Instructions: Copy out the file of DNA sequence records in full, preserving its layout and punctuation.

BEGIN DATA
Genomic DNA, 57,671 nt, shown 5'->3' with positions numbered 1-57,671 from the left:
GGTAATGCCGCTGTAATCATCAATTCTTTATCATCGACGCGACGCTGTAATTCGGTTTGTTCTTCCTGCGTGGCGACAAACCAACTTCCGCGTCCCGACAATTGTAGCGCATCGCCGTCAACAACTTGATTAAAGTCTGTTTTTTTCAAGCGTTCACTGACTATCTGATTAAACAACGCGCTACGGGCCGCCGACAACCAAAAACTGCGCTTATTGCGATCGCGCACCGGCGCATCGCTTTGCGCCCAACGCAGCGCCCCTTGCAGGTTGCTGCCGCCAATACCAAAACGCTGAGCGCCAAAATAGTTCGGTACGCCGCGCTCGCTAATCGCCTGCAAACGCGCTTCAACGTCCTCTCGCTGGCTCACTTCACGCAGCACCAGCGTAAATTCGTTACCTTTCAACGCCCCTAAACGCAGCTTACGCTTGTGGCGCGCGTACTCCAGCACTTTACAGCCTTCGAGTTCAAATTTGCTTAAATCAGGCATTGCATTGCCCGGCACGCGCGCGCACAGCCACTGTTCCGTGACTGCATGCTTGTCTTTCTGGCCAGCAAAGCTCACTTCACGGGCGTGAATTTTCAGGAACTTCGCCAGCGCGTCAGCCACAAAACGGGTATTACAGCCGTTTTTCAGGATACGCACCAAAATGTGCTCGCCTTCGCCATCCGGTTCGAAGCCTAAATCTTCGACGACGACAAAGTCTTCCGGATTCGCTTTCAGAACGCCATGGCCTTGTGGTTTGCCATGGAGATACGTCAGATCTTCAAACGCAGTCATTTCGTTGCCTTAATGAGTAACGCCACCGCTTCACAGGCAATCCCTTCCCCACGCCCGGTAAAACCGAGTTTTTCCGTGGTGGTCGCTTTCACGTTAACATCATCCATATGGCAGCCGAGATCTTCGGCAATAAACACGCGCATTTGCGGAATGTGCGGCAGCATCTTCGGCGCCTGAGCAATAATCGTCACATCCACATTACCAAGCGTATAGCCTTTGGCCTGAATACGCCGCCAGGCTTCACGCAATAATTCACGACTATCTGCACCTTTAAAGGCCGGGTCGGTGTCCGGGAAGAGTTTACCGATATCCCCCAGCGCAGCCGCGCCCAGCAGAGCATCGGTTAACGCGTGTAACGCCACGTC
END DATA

Genomic DNA, 57,671 nt, shown 5'->3' with positions numbered 1-57,671 from the left:
GGTAATGCCGCTGTAATCATCAATTCTTTATCATCGACGCGACGCTGTAATTCGGTTTGTTCTTCCTGCGTGGCGACAAACCAACTTCCGCGTCCCGACAATTGTAGCGCATCGCCGTCAACAACTTGATTAAAGTCTGTTTTTTTCAAGCGTTCACTGACTATCTGATTAAACAACGCGCTACGGGCCGCCGACAACCAAAAACTGCGCTTATTGCGATCGCGCACCGGCGCATCGCTTTGCGCCCAACGCAGCGCCCCTTGCAGGTTGCTGCCGCCAATACCAAAACGCTGAGCGCCAAAATAGTTCGGTACGCCGCGCTCGCTAATCGCCTGCAAACGCGCTTCAACGTCCTCTCGCTGGCTCACTTCACGCAGCACCAGCGTAAATTCGTTACCTTTCAACGCCCCTAAACGCAGCTTACGCTTGTGGCGCGCGTACTCCAGCACTTTACAGCCTTCGAGTTCAAATTTGCTTAAATCAGGCATTGCATTGCCCGGCACGCGCGCGCACAGCCACTGTTCCGTGACTGCATGCTTGTCTTTCTGGCCAGCAAAGCTCACTTCACGGGCGTGAATTTTCAGGAACTTCGCCAGCGCGTCAGCCACAAAACGGGTATTACAGCCGTTTTTCAGGATACGCACCAAAATGTGCTCGCCTTCGCCATCCGGTTCGAAGCCTAAATCTTCGACGACGACAAAGTCTTCCGGATTCGCTTTCAGAACGCCATGGCCTTGTGGTTTGCCATGGAGATACGTCAGATCTTCAAACGCAGTCATTTCGTTGCCTTAATGAGTAACGCCACCGCTTCACAGGCAATCCCTTCCCCACGCCCGGTAAAACCGAGTTTTTCCGTGGTGGTCGCTTTCACGTTAACATCATCCATATGGCAGCCGAGATCTTCGGCAATAAACACGCGCATTTGCGGAATGTGCGGCAGCATCTTCGGCGCCTGAGCAATAATCGTCACATCCACATTACCAAGCGTATAGCCTTTGGCCTGAATACGCCGCCAGGCTTCACGCAATAATTCACGACTATCTGCACCTTTAAAGGCCGGGTCGGTGTCCGGGAAGAGTTTACCGATATCCCCCAGCGCAGCCGCGCCCAGCAGAGCATCGGTTAACGCGTGTAACGCCACGTC